Dermal Melanocytosis, Mongolian Spot, Nevus of Ito, Nevus of Ota



  1. Gomez, Jason
  2. Admani, Shehla


ABSTRACT: Dermal melanocytosis includes a spectrum of benign diseases, including congenital dermal melanocytosis, nevus of Ota, and nevus of Ito. Congenital dermal melanocytosis is blue-gray pigmentation typically on the lumbar or sacral regions. Affected areas outside the lumbar or sacral region are less likely to fade with time. Nevus of Ota is usually a unilateral blue-gray pigmentation change of the face in the distribution of the first and second divisions of the trigeminal nerve. It persists lifelong and can be complicated by ocular melanoma. Nevus of Ito is similar to Nevus of Ota in that it persists lifelong but differs in its location. Nevus of Ito primarily affects the supraclavicular, deltoid, or scapular regions. In select cases, dermal melanocytosis can be treated with cosmetic cover-ups and lasers that target melanin.


Article Content

Dermal melanocytosis is an umbrella term that encompasses several cutaneous lesions characterized by blue-gray pigmentation. The three classic variants include congenital dermal melanocytosis (formerly known as Mongolian spots), nevus of Ota, and nevus of Ito. Although these lesions share a similar morphology, they are unique in their distribution and natural course.



Melanocytes in the mid to lower dermis produce the melanin that, via a phenomenon known as the Tyndall effect, results in the characteristic blue-gray pigmentation of dermal melanocytosis. Shorter wavelengths of light, such as blue, are more scattered in the affected skin compared with the surrounding unaffected skin, whereas longer wavelengths (red, orange, and yellow) are less scattered in the affected areas (Gilchrest et al., 1977).



Congenital Dermal Melanocytosis

Congenital dermal melanocytosis, is a gray-blue patch that commonly presents at birth or during the first few weeks of life (Figure 1; Gupta & Thappa, 2013). Although dermal melanocytosis affects both genders equally and can present in all races, it is more common in individuals of Asian or Black descent. Studies estimate the prevalence of dermal melanocytosis to be 81%-100% in Asian populations, 95.5%-96% in Black populations, 46.3%-70.1% in Hispanic populations, and 9.6% in white populations (Cordova, 1981; Jacobs & Walton, 1976; Leung, 1988).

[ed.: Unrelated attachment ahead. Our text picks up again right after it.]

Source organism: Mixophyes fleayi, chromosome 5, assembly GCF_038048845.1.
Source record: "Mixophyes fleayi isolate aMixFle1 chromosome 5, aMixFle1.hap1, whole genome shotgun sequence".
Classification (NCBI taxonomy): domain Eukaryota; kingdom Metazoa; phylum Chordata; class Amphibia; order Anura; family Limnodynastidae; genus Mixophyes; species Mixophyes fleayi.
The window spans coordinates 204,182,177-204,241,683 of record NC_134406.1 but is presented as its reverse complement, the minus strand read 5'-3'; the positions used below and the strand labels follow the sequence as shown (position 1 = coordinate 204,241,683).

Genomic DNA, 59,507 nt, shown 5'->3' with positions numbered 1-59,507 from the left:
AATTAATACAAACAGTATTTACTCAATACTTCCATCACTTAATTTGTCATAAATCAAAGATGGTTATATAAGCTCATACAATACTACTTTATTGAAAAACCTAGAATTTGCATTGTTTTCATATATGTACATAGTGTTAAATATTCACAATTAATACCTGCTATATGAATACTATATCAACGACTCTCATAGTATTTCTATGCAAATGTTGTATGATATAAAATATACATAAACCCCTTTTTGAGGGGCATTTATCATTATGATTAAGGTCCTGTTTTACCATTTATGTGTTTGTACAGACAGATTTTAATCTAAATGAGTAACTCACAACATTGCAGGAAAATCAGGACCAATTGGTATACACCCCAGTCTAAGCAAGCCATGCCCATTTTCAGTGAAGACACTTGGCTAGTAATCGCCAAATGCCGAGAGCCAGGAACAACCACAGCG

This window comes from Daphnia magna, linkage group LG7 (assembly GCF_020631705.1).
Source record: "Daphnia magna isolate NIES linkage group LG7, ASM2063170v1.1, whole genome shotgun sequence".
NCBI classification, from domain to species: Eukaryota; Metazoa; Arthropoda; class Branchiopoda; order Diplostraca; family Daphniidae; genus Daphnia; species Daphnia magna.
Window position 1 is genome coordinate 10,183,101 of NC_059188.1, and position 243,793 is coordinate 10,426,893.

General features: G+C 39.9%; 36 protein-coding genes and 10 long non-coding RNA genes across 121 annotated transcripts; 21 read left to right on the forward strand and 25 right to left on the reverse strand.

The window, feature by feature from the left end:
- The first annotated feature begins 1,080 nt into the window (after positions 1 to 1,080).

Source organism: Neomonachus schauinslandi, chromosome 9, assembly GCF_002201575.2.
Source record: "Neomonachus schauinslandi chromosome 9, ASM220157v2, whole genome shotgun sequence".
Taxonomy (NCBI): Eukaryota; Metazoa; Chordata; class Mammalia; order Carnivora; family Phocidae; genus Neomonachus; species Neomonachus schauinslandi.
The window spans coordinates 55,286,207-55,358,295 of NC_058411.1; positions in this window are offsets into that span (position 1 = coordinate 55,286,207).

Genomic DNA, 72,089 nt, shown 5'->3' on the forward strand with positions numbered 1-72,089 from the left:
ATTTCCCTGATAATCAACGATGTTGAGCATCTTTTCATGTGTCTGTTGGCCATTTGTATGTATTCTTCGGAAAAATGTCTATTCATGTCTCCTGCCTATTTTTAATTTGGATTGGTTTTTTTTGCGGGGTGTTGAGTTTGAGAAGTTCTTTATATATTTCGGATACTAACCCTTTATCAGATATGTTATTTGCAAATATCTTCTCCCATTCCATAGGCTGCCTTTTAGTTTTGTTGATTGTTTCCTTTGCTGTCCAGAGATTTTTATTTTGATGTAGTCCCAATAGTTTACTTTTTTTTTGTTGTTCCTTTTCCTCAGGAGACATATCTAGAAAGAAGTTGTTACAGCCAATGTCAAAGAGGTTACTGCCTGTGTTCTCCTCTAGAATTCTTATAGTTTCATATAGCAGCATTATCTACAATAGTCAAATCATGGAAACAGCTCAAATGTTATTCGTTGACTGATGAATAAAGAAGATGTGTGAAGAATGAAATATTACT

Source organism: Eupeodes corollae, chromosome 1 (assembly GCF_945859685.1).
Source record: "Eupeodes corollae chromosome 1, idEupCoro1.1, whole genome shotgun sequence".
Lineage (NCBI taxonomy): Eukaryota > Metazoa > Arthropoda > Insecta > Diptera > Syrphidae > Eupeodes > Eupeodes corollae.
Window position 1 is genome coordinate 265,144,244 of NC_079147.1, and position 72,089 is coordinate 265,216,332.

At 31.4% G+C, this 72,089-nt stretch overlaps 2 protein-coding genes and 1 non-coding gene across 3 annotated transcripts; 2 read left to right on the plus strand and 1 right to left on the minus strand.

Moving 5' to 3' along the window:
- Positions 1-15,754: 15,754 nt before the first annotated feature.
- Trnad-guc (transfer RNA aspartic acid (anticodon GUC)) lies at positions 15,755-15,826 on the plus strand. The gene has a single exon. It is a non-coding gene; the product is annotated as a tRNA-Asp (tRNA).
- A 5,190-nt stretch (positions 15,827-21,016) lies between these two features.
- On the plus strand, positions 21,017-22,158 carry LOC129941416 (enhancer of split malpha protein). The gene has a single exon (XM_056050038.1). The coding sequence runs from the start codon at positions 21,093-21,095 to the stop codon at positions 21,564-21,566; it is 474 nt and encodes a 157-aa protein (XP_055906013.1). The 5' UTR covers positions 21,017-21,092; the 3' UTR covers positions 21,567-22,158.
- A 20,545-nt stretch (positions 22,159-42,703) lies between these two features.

Figure 1 - Click to enlarge in new windowFIGURE 1. Three distinct patients with congenital dermal melanocytosis showing the clinical spectrum of this benign condition.

Dermal melanocytosis primarily affects the lumbar and sacral regions but can involve other areas of the skin (Figure 1). It presents as a single or multiple macules or patches and typically involves <5% of the body surface area (Franceschini & Dinulos, 2015). The color varies from light blue to blue-gray. The cutaneous lesions commonly fade by the age of 1 or 2 years and rarely persist past the age of 6 years (Onayemi et al., 2001). Extrasacral locations of dermal melanocytosis are less common and include the lower or upper extremities, groin, shoulder, or chest. These lesions are less likely to show full clearance (Onayemi et al., 2001).


Dermal melanocytosis is a benign condition diagnosed clinically. Extensive dermal melanocytosis may be associated with lysosomal storage disorders, such as GM1 gangliosidosis Type 1, Hunter syndrome, and Hurler syndrome (Mimouni-Bloch et al., 2016). Alternatively, multiple large spots could also be indicative of phakomatosis cesioflammea or phakomatosis cesiomarmorata (Thomas et al., 2016).